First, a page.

Distracted driving is considered any activity, such as grooming, eating, or the most-widely used texting that diverts a driver from focusing on the road. While April is recognized as National Distracted Driving month, AAA Mid-Atlantic urges drivers to put the cellphones down in the car not only in April, but all year.
In a study released earlier this year, the AAA Foundation for Traffic Safety reports a majority of drivers are driving distracted and are unaware of how long these distractions linger:
- 87 percent of drivers admit to risky behaviors behind the wheel, including distracted driving
- 2 in 3 drivers admitted to talking on a cell phone while driving
- 2 in 5 drivers said they have read a text message or email while driving
- 1 in 3 admit to typing or sending a text or email
“Texting and driving requires motorists to take their eyes off the road, hands off the wheel, and mind off the task of driving. This is a recipe for a crash, and that’s a scary thought,” said Tracy Noble, spokesperson for AAA Mid-Atlantic. “Your life and the lives of others you share the road with, depend on and deserve your full attention. Put the phone down.”
AAA research has found that the cognitive distraction of a conversation and using technology is more dangerous than first thought, and may distract drivers up to 27 seconds after they hang up the phone. AAA Mid-Atlantic’s survey showed New Jersey drivers are unaware of just how long the technology hangover can last, impacting their driving behaviors and the safety of others on the road.
“Even though drivers are using hands-free technology to perform tasks, they are still distracted to the point where driving becomes dangerous,” Noble added. “The reality is that mental distractions can affect driver attention far longer than they realize and that motorists could miss stop signs, pedestrians and other vehicles while the mind is readjusting to the task of driving.”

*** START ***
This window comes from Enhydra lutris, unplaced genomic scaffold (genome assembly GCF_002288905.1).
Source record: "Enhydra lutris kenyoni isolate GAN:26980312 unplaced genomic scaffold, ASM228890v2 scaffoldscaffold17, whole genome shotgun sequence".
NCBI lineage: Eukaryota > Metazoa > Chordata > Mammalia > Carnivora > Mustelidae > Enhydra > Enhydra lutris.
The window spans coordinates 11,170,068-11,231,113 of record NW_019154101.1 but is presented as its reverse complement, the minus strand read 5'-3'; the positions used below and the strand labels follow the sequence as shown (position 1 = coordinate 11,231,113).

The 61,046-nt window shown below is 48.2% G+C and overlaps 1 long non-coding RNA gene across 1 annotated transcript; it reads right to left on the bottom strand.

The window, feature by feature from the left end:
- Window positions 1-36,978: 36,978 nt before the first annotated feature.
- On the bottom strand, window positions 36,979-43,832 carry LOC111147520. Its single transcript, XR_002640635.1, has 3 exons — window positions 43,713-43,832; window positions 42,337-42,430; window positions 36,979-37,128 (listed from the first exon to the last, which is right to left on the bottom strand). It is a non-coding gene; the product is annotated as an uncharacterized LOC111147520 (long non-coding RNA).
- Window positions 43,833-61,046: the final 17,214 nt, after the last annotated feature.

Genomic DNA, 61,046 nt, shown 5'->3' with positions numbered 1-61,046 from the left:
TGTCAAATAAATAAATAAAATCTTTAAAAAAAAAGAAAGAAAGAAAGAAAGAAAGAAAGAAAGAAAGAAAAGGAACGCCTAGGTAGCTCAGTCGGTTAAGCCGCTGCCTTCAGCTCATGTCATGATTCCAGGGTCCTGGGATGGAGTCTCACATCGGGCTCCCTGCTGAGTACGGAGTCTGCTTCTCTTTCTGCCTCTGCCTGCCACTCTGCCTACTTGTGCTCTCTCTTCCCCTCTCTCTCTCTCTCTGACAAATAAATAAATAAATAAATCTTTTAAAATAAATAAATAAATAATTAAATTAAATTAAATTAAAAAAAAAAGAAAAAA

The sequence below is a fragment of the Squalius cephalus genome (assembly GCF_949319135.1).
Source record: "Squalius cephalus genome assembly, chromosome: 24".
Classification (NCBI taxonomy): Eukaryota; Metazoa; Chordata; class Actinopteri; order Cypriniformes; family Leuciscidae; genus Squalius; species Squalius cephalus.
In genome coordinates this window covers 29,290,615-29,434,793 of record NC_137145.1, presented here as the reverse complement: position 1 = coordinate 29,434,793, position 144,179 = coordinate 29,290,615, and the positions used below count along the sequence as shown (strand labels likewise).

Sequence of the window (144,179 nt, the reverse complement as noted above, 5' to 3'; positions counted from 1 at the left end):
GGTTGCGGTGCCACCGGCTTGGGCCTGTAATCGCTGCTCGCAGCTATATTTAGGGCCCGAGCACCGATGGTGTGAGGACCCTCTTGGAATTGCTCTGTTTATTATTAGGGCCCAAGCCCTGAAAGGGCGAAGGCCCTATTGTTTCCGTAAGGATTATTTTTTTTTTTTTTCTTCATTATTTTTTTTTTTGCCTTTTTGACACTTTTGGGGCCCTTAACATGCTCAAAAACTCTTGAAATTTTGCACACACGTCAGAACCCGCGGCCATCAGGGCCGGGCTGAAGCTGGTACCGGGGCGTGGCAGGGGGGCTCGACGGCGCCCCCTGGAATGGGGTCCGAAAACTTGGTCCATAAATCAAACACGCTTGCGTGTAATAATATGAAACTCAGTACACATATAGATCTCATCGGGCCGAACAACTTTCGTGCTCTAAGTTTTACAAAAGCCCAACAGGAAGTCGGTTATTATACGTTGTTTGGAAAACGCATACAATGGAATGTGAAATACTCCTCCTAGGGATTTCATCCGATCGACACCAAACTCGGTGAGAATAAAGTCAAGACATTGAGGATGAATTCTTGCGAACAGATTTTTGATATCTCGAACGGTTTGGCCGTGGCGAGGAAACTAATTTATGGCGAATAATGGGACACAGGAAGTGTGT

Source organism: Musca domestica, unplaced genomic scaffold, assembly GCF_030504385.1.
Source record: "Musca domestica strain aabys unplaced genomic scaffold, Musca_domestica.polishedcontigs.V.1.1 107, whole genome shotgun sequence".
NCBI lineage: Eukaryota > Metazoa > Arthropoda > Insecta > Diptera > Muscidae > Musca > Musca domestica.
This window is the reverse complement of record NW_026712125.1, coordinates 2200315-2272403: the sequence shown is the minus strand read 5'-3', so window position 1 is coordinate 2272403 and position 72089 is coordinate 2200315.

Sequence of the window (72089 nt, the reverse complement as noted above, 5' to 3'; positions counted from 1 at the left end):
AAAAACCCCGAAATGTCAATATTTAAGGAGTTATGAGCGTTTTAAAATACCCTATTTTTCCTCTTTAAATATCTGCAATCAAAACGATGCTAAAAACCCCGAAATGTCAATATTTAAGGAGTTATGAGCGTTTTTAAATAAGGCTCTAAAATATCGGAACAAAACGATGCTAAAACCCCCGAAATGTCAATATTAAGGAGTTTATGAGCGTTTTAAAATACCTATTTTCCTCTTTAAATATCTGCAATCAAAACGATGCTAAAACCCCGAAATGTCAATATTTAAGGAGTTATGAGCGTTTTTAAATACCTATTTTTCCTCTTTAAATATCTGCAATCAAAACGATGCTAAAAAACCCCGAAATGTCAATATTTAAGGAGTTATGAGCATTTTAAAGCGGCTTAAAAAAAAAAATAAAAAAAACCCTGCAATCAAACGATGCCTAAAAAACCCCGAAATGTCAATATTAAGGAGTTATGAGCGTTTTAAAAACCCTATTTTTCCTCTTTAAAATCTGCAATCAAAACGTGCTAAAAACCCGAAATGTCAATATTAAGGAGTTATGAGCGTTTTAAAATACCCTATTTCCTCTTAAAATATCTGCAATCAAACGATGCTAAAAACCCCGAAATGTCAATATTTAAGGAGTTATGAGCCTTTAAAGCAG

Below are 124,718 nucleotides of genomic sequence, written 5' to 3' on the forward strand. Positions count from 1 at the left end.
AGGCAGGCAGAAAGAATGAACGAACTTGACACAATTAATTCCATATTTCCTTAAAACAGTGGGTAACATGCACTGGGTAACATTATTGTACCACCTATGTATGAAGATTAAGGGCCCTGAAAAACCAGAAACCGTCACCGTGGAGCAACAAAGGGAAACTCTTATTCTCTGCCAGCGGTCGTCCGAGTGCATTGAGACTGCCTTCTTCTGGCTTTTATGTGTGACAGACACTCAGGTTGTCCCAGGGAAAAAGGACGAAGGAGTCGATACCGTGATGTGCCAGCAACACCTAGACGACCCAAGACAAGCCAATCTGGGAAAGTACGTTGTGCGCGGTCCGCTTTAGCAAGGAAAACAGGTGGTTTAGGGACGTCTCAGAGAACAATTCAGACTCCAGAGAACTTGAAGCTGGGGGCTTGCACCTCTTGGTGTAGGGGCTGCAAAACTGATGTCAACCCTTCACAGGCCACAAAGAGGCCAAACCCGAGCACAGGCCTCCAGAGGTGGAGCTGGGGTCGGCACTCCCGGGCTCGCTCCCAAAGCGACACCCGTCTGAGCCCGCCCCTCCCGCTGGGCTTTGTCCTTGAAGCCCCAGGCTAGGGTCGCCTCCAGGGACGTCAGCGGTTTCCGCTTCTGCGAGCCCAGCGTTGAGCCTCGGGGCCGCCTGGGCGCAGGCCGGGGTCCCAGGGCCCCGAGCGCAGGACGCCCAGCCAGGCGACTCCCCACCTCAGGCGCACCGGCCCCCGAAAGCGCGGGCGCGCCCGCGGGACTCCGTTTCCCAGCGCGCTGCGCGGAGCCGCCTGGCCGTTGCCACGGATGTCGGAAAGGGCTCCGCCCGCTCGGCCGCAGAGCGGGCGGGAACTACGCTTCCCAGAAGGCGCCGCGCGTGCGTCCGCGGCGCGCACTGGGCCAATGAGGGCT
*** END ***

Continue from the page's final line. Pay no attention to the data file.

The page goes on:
AAA Survey of New Jersey Drivers
AAA Mid-Atlantic recently conducted a telephone survey of 655 New Jersey motorists asking about their driving habits.
“One of the most surprising results was that a near unanimous number of New Jersey respondents (94%) said they believe other drivers are very or somewhat distracted when using either a hand-held phone or a hands-free device to talk or text,” says Noble. “Even so, 28 percent admitted using a hand-held device although it is against New Jersey law, while 50 percent admitted using a hands-free device to make a call.”
- 94 percent thought other drivers were very or somewhat distracted while using either a hand held or hands-free device
- 69 percent DON’T use hand held phone
- 68 percent believe that distraction only lasts for 10 seconds. However, the recent AAA Foundation study proved that driver distraction could last for up to 27 seconds.
- 28 percent have used hand held phone in last six months even though New Jersey law bans the use of hand held devices while driving.
- 50 percent have used hands-free cell phone to make calls in the last six months
- 57 percent think voice activated technology is less distracting than hand held cell phone use
- 38 percent reported using voice-activated technology
Tips for Safe Driving
- As a general rule, if you cannot devote your full attention to driving because of some other activity, it’s a distraction. Take care of it before or after your trip, not while you’re behind the wheel.
- Store loose gear, possessions or other distractions that could roll around in the car so you don’t feel tempted to reach for them on the floor or the seat.
- Put aside your electronic devices. DO NOT use cellphones while driving – handheld or hands-free – except in absolute emergencies.
- Make vehicle adjustments before you begin your trip – address vehicle systems like GPS, seats, mirrors, climate controls and sound systems – before hitting the road.